This approach harmonizes with the Supreme Court's view, expressed inWooster Division of Borg-Warner, that, even as to non-mandatory subjects of bargaining, "each party is free to bargain or not to bargain, and to agree or not to agree." 356 U.S. at 349, 78 S.Ct. at 722. This broadly expressed freedom, however, may be illusory. A proposal on a non-mandatory subject may be offered, of course. If it is rejected, must not the offeror withdraw it, lest his insistence be construed as a refusal to bargain in good faith? See Duvin, The Duty to Bargain: Law in Search of Policy, 64 Colum.L.Rev. 248, 271-273 (1964); Feinsinger, The National Labor Relations Act and Collective Bargaining, 57 Mich.L.Rev. 807, 826-830 (1959).

7

In his Intermediate Report to the Board in the instant case, the Trial Examiner, while recognizing the significance of the scope of the bond, was disturbed by the provision that the bond should be chargeable for "liquidated damages." 150 N.L. R.B. at 178. These "damages," provided for in paragraph (D) (1) of Article V of the contract, are assessed for failure to make timely payment into certain employee fringe benefit funds. They are payable to the particular funds. In effect, then, the bond provides an alternative mode of payment to funds conceded to be within the range of mandatory bargaining subjects. This aspect of the performance bond does not, therefore, compel a determination that it is not a subject included by the statutory language, "wages, hours, and other terms and conditions of employment."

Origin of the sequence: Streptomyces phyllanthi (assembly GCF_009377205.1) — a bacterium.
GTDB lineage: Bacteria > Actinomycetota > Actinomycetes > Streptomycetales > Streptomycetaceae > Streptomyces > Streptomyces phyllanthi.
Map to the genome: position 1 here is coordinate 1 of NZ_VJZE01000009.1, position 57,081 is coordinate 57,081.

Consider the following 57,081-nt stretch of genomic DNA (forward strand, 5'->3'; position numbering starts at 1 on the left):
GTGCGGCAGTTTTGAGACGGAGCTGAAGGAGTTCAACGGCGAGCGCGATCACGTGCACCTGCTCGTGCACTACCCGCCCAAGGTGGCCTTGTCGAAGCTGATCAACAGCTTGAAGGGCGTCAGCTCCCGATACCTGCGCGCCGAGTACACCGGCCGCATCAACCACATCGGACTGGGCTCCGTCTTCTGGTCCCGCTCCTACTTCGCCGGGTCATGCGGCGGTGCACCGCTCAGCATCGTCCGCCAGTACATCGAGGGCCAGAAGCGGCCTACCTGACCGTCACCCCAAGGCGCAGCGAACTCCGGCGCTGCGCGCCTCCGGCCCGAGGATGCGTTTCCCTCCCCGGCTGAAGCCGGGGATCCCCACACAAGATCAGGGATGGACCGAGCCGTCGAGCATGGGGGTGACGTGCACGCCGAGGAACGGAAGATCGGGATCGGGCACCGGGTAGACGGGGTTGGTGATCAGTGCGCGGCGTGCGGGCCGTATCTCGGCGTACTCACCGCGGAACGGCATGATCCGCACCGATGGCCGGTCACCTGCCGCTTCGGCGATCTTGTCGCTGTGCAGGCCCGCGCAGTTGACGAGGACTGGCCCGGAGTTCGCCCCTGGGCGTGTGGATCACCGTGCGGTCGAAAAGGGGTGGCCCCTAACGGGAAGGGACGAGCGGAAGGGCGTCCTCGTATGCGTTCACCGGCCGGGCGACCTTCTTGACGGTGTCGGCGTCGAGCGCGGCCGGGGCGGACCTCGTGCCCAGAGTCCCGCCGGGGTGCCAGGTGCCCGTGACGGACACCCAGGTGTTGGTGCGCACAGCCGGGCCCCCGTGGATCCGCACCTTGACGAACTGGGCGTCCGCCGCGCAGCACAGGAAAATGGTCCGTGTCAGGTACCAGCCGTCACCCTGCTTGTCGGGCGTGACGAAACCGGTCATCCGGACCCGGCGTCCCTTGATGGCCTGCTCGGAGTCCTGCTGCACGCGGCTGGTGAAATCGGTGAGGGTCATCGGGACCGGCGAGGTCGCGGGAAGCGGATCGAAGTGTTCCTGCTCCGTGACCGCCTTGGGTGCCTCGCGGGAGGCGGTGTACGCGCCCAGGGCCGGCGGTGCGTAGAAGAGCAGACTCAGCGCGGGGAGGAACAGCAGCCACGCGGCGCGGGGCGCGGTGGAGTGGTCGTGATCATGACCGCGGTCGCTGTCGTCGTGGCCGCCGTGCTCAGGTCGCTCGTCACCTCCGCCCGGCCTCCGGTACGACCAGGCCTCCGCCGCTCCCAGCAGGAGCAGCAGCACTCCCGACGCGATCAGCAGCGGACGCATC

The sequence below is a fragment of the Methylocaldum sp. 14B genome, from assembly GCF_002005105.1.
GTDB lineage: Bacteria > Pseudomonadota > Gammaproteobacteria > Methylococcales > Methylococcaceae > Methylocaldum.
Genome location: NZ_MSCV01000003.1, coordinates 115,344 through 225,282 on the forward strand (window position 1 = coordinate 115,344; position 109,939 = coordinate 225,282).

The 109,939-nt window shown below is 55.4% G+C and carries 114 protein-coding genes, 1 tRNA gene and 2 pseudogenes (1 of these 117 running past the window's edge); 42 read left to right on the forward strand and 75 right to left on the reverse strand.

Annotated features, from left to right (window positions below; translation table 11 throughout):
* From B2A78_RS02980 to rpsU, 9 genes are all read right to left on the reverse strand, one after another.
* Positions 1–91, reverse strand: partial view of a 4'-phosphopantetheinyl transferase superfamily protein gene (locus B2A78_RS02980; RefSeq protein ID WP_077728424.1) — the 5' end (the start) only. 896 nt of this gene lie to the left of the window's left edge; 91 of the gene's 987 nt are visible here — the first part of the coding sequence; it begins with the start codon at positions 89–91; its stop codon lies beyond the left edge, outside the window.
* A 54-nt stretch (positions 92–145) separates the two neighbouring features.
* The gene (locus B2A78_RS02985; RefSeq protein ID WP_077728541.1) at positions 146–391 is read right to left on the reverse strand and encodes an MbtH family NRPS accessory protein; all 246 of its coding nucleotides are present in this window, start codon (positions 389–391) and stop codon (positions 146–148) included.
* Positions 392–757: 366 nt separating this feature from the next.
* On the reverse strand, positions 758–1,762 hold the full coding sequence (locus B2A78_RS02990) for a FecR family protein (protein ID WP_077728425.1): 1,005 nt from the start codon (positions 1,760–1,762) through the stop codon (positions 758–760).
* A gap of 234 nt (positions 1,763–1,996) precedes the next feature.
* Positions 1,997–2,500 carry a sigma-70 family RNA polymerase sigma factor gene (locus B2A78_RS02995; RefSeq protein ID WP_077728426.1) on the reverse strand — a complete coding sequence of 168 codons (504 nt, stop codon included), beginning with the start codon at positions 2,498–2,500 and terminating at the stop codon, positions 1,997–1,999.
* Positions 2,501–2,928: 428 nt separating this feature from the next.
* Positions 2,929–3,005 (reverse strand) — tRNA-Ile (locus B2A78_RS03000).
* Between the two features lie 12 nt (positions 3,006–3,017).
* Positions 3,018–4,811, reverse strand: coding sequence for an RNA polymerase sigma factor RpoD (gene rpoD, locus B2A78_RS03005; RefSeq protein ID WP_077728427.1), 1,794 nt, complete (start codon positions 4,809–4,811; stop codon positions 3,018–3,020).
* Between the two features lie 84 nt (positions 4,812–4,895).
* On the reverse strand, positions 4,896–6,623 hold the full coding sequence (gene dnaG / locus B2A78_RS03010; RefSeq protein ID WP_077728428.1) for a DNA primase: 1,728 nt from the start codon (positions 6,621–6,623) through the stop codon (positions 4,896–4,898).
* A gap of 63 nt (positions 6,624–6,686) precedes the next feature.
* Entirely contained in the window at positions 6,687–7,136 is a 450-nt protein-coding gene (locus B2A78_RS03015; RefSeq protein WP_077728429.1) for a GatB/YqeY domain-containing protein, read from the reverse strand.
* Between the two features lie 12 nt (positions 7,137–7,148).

8

We agree with the Board that public policy in favor of the collective bargaining process, reflected in the National Labor Relations Act, would not permit such demands for performance bonds as would significantly favor "financially responsible parties." See Carpenters' District Council of Detroit, supra, 145 N.L. R.B. at 664. A finding of general refusal to bargain in good faith might be inferred, quite properly, from a party's insistent proposal for a bond excessive in amount or containing unreasonable terms or terms not clearly related to "wages, hours, and other terms and conditions of employment."